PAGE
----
and besides, the other reason to just ask is, you'll get a straight answer. they'll know if its legal or not. asking at the source is generally the best way to get information, especially since the park may have its own regulations, aside from federal, state, and county regulations. asking does no harm.
     
  6. theredroosta

    theredroosta Songster

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    Quote:I think your misinterpreting public property. And like I've said before. The park wants the birds gone! And please. Give me an example of this law or regulation that says that they are responsible for the birds. If a domestic bird makes a nest in the roof of your house, and this bird flies into the neighbors window and breaks it. That doesn't make you liable for the damages! But if someone finds that bird drinking from a fountain in their backyard, and they want to keep it, are they stealing from you? No they aren't, that was just a bird that lived in your roof that isn't there anymore. Should you sue? While this sounds off topic, you never owned that bird (You didn't buy it, Care for it, pay it any attention), my local FWS made it clear that FERAL animals are not anyone's property. That being the definition of FERAL. Meaning the ownership laws and migratory and WILD waterfowl protection laws DO NOT apply.The park has stated that the birds are NOT theirs, that they are FERAL, that they are DOMESTIC (with the exception of the hybrid mallards, and canadian geese.), AND that they are a NUISANCE. The park, and the city officials have released statements and posted laws and regulations that say that the release of DOMESTIC WATERFOWL into the WILD is punishable by a fine or jail time.

    So what do we have here.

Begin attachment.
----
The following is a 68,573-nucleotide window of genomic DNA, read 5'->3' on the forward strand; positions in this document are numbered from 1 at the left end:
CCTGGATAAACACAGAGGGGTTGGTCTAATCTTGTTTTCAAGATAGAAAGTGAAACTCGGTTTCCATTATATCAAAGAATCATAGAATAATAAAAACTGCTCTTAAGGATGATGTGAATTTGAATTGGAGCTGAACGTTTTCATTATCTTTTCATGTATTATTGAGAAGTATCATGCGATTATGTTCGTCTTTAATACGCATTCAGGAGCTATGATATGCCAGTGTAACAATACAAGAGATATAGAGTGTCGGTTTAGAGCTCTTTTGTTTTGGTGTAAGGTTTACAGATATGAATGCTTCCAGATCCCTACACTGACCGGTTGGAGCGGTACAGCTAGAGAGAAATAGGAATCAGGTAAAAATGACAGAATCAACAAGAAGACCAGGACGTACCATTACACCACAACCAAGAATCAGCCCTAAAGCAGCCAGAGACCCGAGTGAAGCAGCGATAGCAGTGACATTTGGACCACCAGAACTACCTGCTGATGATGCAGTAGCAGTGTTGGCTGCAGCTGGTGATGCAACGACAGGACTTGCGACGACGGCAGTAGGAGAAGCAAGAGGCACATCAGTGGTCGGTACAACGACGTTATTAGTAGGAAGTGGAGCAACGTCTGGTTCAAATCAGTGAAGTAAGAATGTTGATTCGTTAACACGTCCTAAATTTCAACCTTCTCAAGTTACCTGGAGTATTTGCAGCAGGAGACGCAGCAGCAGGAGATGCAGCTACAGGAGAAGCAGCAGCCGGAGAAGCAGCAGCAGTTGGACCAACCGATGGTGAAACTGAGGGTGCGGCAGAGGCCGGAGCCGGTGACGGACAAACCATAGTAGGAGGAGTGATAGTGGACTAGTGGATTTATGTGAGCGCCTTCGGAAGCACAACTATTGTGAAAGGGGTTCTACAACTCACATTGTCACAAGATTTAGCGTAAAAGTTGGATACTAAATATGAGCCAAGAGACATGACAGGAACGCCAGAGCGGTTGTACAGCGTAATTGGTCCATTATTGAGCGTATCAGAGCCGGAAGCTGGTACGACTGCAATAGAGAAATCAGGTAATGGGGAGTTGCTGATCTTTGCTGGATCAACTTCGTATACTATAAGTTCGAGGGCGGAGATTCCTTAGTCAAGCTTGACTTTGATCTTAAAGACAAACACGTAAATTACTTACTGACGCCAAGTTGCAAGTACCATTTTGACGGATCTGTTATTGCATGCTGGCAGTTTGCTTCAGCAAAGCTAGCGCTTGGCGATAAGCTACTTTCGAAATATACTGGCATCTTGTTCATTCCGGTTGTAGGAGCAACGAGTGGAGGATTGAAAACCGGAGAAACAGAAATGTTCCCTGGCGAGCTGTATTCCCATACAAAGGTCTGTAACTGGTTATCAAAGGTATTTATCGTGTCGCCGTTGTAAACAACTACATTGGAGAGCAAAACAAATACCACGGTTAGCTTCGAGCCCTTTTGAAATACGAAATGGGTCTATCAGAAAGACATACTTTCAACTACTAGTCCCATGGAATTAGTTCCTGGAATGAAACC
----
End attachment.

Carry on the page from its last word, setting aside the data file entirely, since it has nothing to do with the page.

The park doesn't own these birds.
    These birds are FERAL and DOMESTIC.
    The park is not responsible for them.
    The park does not feed them or care for them (feeding is punishable by a fine).
    It is illegal to RELEASE said birds.
    FWS says its legal.
    The birds are a NUISANCE.
    The park/lake/city/ officials want them GONE.

    I see absolutely no reason why this might be illegal. If anything, they should thank me!
     
  7. chickened

    chickened Crowing

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    They are considered feral in Oregon and if they are an invasive species it is legal to take them but not legal to dump them.
     
  8. theredroosta

    theredroosta Songster

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    Quote:Same here.
     
  9. chickened

    chickened Crowing

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    The state trapper who is hired by the state will not respond to feral animals.
     
  10. Bear Foot Farm

    Bear Foot Farm Crowing

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    So if someone removed the ant infestation in your house you would call it stealing?

    Oh and BTW, feral means escaped/released domestic animals that have started a population in the wild,
    if a stray dog wanders on to your property, does that make it yours?

    No, I'd call that tresspassing, which is also illegal.

    Oh, and BTW, stealing means taking something that is NOT YOURS.

    If a stray dog wanders on MY property, does it make it YOURS?

    I see absolutely no reason why this might be illegal. If anything, they should thank me!

    Then why don't you ASK them?

    They don't own those birds.

    Neither do you.

    See how silly it all sounds?​
     
    Last edited: Jun 1, 2011